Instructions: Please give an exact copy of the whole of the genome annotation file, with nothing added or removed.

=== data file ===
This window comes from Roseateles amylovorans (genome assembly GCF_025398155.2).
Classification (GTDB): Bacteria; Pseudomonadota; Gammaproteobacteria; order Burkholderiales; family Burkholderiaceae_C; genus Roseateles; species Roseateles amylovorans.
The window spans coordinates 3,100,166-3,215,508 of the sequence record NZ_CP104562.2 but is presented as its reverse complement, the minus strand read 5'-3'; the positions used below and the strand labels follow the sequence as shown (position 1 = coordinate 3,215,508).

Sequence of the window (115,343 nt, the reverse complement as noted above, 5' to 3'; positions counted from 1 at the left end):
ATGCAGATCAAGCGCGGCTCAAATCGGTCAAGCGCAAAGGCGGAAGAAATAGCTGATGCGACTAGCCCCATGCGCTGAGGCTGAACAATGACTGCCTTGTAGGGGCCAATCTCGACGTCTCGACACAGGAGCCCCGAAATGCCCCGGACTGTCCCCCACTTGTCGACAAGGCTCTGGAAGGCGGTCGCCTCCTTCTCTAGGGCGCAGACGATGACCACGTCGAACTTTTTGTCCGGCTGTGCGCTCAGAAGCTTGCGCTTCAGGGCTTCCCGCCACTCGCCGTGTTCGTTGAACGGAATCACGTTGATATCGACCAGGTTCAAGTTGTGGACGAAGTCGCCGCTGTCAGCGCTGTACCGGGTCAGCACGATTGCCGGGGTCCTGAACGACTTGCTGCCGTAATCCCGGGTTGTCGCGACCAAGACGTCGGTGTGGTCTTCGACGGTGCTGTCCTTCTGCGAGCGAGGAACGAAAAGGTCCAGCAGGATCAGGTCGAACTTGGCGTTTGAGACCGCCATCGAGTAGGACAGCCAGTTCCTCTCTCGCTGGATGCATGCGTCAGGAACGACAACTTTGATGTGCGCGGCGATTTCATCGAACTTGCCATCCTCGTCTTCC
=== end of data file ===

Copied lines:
This window comes from Roseateles amylovorans (genome assembly GCF_025398155.2).
Classification (GTDB): Bacteria; Pseudomonadota; Gammaproteobacteria; order Burkholderiales; family Burkholderiaceae_C; genus Roseateles; species Roseateles amylovorans.
The window spans coordinates 3,100,166-3,215,508 of the sequence record NZ_CP104562.2 but is presented as its reverse complement, the minus strand read 5'-3'; the positions used below and the strand labels follow the sequence as shown (position 1 = coordinate 3,215,508).

Sequence of the window (115,343 nt, the reverse complement as noted above, 5' to 3'; positions counted from 1 at the left end):
ATGCAGATCAAGCGCGGCTCAAATCGGTCAAGCGCAAAGGCGGAAGAAATAGCTGATGCGACTAGCCCCATGCGCTGAGGCTGAACAATGACTGCCTTGTAGGGGCCAATCTCGACGTCTCGACACAGGAGCCCCGAAATGCCCCGGACTGTCCCCCACTTGTCGACAAGGCTCTGGAAGGCGGTCGCCTCCTTCTCTAGGGCGCAGACGATGACCACGTCGAACTTTTTGTCCGGCTGTGCGCTCAGAAGCTTGCGCTTCAGGGCTTCCCGCCACTCGCCGTGTTCGTTGAACGGAATCACGTTGATATCGACCAGGTTCAAGTTGTGGACGAAGTCGCCGCTGTCAGCGCTGTACCGGGTCAGCACGATTGCCGGGGTCCTGAACGACTTGCTGCCGTAATCCCGGGTTGTCGCGACCAAGACGTCGGTGTGGTCTTCGACGGTGCTGTCCTTCTGCGAGCGAGGAACGAAAAGGTCCAGCAGGATCAGGTCGAACTTGGCGTTTGAGACCGCCATCGAGTAGGACAGCCAGTTCCTCTCTCGCTGGATGCATGCGTCAGGAACGACAACTTTGATGTGCGCGGCGATTTCATCGAACTTGCCATCCTCGTCTTCC